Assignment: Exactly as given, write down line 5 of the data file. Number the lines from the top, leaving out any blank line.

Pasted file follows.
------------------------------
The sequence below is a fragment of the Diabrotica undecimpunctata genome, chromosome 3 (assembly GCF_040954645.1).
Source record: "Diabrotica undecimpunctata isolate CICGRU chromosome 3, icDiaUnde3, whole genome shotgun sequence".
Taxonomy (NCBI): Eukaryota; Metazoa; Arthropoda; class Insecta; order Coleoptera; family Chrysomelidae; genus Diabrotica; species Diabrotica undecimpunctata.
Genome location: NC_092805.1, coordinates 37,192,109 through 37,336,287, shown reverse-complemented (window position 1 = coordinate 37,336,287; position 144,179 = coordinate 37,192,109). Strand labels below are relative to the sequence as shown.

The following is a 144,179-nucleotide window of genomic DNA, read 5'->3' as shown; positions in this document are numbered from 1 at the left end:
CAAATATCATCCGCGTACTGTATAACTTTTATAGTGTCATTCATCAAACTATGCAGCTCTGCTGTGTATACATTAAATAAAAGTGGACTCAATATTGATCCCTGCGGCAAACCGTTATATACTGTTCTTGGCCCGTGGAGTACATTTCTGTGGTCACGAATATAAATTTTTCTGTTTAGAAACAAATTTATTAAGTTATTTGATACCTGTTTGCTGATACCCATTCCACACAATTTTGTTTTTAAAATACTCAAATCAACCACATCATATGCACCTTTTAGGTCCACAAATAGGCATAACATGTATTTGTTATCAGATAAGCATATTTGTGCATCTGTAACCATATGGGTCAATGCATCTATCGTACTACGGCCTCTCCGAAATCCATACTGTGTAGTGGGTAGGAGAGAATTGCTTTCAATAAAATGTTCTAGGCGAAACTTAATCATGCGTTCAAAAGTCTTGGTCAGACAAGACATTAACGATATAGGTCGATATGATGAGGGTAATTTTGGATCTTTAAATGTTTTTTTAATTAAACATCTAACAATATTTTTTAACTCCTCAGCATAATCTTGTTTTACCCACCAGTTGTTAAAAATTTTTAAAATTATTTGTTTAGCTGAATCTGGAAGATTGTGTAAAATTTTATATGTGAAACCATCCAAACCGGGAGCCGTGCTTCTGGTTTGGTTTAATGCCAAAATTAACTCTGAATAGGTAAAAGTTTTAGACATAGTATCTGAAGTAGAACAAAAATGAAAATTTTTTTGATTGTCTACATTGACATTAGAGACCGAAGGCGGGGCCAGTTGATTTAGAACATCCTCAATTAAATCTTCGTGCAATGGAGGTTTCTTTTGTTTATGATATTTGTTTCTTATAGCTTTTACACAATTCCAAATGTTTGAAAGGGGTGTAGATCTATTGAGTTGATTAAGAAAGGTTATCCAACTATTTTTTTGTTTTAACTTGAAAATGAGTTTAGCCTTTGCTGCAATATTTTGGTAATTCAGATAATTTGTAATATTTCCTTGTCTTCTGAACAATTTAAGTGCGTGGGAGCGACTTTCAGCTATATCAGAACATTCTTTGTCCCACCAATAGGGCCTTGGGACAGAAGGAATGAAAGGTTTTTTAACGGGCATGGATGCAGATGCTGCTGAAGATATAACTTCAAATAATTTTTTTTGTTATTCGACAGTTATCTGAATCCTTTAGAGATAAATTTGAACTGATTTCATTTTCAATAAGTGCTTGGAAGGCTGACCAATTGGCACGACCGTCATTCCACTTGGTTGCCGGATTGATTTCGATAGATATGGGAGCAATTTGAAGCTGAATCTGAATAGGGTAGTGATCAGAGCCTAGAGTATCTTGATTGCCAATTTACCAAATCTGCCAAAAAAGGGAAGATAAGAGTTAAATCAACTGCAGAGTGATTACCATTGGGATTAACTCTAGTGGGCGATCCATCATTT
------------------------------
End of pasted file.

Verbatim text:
The following is a 144,179-nucleotide window of genomic DNA, read 5'->3' as shown; positions in this document are numbered from 1 at the left end: